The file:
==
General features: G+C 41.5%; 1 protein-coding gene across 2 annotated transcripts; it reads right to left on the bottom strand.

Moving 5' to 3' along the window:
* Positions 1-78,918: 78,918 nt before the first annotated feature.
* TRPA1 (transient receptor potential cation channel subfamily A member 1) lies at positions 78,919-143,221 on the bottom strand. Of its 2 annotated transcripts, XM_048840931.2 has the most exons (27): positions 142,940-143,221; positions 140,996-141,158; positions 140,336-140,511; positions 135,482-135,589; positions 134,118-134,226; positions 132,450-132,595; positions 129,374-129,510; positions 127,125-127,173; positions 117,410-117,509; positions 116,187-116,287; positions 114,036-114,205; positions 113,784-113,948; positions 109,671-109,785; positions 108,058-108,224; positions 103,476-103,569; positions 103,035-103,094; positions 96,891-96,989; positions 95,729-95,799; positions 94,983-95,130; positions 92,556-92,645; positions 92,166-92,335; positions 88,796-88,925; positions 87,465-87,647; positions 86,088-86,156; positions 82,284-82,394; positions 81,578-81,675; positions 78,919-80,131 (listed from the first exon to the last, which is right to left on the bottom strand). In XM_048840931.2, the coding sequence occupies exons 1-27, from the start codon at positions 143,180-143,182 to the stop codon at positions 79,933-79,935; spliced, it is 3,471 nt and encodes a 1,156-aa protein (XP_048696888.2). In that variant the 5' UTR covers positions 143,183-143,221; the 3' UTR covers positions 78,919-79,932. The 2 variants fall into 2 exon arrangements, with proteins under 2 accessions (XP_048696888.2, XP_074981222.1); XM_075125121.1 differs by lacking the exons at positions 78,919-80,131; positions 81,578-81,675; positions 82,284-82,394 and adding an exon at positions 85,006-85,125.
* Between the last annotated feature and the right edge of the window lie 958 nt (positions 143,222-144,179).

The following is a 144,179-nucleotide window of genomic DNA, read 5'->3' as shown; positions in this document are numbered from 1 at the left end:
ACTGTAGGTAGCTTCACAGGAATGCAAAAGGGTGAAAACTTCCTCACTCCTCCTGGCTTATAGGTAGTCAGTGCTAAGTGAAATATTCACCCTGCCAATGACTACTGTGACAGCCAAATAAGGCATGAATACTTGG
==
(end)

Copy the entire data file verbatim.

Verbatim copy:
General features: G+C 41.5%; 1 protein-coding gene across 2 annotated transcripts; it reads right to left on the bottom strand.

Moving 5' to 3' along the window:
* Positions 1-78,918: 78,918 nt before the first annotated feature.
* TRPA1 (transient receptor potential cation channel subfamily A member 1) lies at positions 78,919-143,221 on the bottom strand. Of its 2 annotated transcripts, XM_048840931.2 has the most exons (27): positions 142,940-143,221; positions 140,996-141,158; positions 140,336-140,511; positions 135,482-135,589; positions 134,118-134,226; positions 132,450-132,595; positions 129,374-129,510; positions 127,125-127,173; positions 117,410-117,509; positions 116,187-116,287; positions 114,036-114,205; positions 113,784-113,948; positions 109,671-109,785; positions 108,058-108,224; positions 103,476-103,569; positions 103,035-103,094; positions 96,891-96,989; positions 95,729-95,799; positions 94,983-95,130; positions 92,556-92,645; positions 92,166-92,335; positions 88,796-88,925; positions 87,465-87,647; positions 86,088-86,156; positions 82,284-82,394; positions 81,578-81,675; positions 78,919-80,131 (listed from the first exon to the last, which is right to left on the bottom strand). In XM_048840931.2, the coding sequence occupies exons 1-27, from the start codon at positions 143,180-143,182 to the stop codon at positions 79,933-79,935; spliced, it is 3,471 nt and encodes a 1,156-aa protein (XP_048696888.2). In that variant the 5' UTR covers positions 143,183-143,221; the 3' UTR covers positions 78,919-79,932. The 2 variants fall into 2 exon arrangements, with proteins under 2 accessions (XP_048696888.2, XP_074981222.1); XM_075125121.1 differs by lacking the exons at positions 78,919-80,131; positions 81,578-81,675; positions 82,284-82,394 and adding an exon at positions 85,006-85,125.
* Between the last annotated feature and the right edge of the window lie 958 nt (positions 143,222-144,179).

The following is a 144,179-nucleotide window of genomic DNA, read 5'->3' as shown; positions in this document are numbered from 1 at the left end:
ACTGTAGGTAGCTTCACAGGAATGCAAAAGGGTGAAAACTTCCTCACTCCTCCTGGCTTATAGGTAGTCAGTGCTAAGTGAAATATTCACCCTGCCAATGACTACTGTGACAGCCAAATAAGGCATGAATACTTGG